How Does Type of Orthography Affect Reading in Arabic and Hebrew as First and Second Languages?

DOI: 10.4236/ojml.2013.31005   PDF   HTML     4,951 Downloads   8,469 Views   Citations


This study aimed to examine the effects of visual characteristics of Arabic orthography on learning to read compared to Hebrew among Arabic and Hebrew bilinguals in an elementary bilingual education framework. Speed and accuracy measures were examined in reading words and non-words in Arabic and Hebrew as follows: Arabic words and non-words composed of connected and similar letters, words and non-words composed of connected and non-similar letters, and words and non-words composed of unconnected letters. In Hebrew, words and non-words composed of similar letters and non-similar letters. It was found that Arabic speakers showed an almost equal control in all reading tasks in both languages whereas, Hebrew speakers showed better performance in their mother tongue in all reading tasks. In Arabic, the best performance was in reading words and non-words that was unconnected. Based on these findings, it was concluded that Hebrew speakers did not succeed in transferring their good ability in reading their mother tongue to reading the second language, apparently due to the unique nature of the Arabic orthography. Our findings with regard to the cross-linguistic research literature as well as the specific features of Arabic language are discussed.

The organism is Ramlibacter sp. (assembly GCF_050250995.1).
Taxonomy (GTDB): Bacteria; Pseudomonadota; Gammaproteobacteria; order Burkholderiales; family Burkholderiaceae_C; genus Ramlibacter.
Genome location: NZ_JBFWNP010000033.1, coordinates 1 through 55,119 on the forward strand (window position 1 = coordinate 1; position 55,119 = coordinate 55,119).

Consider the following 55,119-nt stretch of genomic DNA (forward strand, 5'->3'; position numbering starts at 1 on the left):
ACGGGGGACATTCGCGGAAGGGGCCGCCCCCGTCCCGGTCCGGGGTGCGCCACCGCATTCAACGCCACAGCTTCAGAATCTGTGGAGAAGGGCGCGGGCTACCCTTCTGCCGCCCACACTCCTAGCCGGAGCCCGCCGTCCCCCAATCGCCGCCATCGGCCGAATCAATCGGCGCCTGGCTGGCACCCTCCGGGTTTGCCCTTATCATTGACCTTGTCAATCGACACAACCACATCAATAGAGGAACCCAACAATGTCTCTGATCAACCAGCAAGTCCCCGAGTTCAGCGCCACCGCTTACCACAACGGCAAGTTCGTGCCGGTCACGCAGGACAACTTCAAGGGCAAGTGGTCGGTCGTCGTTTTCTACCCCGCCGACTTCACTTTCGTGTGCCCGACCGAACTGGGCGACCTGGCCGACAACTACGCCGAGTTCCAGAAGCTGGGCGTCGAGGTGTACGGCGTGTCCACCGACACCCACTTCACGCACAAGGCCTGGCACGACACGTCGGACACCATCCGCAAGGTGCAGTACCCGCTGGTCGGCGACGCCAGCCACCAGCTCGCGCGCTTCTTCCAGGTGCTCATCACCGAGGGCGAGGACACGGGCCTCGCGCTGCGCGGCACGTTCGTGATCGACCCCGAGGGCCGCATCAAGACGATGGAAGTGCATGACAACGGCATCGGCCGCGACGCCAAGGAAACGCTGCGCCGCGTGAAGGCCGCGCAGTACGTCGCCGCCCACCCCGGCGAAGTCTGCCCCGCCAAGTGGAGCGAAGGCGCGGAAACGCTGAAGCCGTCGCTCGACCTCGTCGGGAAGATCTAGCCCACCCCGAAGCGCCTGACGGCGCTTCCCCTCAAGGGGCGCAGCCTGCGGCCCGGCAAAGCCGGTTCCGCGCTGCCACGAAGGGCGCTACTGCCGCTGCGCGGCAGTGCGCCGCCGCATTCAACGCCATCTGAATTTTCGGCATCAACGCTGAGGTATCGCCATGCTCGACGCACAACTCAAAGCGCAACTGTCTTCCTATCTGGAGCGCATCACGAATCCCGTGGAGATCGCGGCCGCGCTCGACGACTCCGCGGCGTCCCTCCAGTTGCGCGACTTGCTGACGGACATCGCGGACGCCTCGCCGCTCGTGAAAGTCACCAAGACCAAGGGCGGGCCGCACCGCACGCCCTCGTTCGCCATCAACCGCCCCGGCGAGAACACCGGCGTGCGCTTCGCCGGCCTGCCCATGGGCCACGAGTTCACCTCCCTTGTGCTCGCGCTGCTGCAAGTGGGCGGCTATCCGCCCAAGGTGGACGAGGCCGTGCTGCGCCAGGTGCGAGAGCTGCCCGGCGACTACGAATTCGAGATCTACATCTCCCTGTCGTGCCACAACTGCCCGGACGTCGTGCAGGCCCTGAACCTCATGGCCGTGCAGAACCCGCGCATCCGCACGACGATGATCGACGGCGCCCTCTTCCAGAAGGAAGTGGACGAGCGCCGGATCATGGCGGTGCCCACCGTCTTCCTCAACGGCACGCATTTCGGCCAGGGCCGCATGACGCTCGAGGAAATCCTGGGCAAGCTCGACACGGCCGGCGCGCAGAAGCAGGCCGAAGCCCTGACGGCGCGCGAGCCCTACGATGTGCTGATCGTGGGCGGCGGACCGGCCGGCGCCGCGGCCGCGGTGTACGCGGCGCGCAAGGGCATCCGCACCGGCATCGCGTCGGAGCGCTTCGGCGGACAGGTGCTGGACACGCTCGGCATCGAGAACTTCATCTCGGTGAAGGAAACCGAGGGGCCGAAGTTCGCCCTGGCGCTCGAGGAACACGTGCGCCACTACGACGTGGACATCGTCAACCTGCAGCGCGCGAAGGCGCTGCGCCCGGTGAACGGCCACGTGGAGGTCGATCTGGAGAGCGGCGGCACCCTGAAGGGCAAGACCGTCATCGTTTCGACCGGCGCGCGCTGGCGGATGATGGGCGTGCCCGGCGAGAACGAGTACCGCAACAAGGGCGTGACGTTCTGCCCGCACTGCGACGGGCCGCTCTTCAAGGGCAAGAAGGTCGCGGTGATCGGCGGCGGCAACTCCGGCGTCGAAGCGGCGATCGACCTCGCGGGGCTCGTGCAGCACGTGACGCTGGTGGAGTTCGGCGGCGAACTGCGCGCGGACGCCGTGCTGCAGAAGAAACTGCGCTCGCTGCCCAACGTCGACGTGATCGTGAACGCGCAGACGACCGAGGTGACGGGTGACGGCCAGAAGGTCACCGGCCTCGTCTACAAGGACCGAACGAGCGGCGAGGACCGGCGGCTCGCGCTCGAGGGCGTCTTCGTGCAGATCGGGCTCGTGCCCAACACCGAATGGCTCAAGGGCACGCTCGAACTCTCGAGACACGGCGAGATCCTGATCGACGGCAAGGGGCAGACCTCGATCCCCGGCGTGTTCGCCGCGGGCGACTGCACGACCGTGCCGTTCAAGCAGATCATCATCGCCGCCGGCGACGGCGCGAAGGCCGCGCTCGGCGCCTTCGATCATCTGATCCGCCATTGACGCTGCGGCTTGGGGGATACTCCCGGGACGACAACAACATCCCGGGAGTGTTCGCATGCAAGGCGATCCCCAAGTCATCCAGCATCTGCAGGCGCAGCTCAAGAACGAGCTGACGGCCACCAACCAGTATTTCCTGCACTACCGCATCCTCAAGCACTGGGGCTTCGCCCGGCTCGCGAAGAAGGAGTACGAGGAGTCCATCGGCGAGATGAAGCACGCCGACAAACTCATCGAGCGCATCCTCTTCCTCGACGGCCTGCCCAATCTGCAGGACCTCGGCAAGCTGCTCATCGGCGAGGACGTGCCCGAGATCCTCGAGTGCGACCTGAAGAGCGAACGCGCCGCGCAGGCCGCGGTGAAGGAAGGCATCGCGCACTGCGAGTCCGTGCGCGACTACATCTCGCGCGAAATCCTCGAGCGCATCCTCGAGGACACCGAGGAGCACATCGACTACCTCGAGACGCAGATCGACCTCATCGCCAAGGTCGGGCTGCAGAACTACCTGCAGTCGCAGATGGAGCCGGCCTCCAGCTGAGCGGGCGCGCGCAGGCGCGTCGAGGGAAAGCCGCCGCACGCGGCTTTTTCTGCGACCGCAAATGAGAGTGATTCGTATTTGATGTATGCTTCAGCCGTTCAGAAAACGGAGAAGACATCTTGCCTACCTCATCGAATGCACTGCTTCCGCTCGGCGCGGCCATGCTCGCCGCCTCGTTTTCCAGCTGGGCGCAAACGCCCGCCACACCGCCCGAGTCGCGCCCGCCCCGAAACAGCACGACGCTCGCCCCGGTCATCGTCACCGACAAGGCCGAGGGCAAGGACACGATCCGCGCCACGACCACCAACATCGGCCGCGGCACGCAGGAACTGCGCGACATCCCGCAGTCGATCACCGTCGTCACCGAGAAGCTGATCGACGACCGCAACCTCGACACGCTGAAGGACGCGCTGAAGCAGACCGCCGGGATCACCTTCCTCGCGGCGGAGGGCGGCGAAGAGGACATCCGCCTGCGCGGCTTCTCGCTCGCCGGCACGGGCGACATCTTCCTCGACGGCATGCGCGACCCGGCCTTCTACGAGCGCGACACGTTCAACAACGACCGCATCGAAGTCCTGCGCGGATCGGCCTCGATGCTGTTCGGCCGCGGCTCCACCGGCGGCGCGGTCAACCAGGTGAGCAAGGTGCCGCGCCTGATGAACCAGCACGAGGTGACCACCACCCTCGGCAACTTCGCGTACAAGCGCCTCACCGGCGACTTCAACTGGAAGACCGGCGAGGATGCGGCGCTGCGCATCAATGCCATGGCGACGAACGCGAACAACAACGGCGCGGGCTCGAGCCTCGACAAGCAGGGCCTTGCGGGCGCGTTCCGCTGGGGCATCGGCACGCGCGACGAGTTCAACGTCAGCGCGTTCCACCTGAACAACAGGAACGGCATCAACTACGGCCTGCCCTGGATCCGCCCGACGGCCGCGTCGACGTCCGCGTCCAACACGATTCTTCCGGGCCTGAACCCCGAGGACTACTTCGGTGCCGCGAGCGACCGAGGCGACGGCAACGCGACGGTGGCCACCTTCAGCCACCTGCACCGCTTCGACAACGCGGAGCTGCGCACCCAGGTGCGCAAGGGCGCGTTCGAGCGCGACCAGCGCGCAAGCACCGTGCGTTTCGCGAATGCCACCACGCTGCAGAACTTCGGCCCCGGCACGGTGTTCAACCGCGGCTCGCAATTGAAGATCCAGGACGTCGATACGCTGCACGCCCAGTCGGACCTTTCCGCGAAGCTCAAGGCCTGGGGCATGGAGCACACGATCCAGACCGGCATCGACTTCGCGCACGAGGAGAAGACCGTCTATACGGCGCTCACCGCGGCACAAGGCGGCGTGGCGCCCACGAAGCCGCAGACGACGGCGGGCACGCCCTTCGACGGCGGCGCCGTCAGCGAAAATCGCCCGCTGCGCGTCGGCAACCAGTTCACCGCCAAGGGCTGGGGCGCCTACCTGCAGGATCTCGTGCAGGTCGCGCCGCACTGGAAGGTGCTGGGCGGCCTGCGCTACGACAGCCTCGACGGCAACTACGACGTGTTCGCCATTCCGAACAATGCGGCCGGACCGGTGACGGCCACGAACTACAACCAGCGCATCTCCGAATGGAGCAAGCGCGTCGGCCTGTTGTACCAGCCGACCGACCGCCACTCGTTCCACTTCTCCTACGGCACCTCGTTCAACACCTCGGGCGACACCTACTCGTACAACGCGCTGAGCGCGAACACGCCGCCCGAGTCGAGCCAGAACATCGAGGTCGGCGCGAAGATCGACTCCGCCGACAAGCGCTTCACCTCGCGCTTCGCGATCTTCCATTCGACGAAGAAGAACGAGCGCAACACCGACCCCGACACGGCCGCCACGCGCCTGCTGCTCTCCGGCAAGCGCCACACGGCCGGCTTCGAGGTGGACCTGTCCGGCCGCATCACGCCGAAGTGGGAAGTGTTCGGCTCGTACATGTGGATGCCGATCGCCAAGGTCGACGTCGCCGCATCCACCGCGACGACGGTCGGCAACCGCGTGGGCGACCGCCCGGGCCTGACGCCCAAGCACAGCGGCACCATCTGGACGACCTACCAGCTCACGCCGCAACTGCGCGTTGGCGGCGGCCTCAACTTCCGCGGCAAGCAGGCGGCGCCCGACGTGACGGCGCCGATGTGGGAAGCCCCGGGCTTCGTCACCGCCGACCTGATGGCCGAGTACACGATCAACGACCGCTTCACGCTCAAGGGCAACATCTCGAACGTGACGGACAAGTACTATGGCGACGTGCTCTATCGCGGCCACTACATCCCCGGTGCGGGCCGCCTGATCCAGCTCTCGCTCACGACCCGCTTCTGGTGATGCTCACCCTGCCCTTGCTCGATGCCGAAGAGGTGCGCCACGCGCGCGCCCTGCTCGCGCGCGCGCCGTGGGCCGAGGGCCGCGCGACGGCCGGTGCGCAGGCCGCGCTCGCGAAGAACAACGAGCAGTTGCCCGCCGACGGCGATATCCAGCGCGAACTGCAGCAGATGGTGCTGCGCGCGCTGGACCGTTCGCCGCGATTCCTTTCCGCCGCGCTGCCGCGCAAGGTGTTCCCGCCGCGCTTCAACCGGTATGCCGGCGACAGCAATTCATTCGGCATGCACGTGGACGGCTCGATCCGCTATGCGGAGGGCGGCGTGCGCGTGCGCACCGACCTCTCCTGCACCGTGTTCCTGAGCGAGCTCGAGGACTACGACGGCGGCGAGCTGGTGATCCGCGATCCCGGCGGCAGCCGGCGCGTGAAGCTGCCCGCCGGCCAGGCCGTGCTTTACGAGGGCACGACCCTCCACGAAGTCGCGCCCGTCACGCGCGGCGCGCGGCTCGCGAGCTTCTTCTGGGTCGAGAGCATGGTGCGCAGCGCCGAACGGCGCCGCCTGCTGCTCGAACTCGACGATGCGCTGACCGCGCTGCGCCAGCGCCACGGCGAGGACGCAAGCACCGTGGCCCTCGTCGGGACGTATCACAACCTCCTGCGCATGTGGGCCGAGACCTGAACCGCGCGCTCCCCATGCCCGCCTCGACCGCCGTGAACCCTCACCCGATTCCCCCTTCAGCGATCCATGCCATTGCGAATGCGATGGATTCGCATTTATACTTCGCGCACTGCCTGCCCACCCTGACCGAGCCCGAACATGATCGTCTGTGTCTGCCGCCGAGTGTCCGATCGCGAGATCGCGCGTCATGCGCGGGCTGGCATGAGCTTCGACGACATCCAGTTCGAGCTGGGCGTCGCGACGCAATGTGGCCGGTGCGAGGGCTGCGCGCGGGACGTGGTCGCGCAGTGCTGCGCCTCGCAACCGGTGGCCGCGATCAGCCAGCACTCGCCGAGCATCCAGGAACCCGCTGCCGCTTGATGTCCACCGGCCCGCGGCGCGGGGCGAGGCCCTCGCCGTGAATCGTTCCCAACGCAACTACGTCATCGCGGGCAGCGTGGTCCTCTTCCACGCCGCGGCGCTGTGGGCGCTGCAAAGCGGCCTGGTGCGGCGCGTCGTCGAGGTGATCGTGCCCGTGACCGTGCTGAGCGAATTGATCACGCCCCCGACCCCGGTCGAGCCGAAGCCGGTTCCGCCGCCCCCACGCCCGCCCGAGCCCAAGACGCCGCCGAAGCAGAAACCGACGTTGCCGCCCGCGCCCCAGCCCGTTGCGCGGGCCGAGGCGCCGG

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Ibrahim, R. , Khateb, A. & Taha, H. (2013). How Does Type of Orthography Affect Reading in Arabic and Hebrew as First and Second Languages?. Open Journal of Modern Linguistics, 3, 40-46. doi: 10.4236/ojml.2013.31005.

Conflicts of Interest

The authors declare no conflicts of interest.


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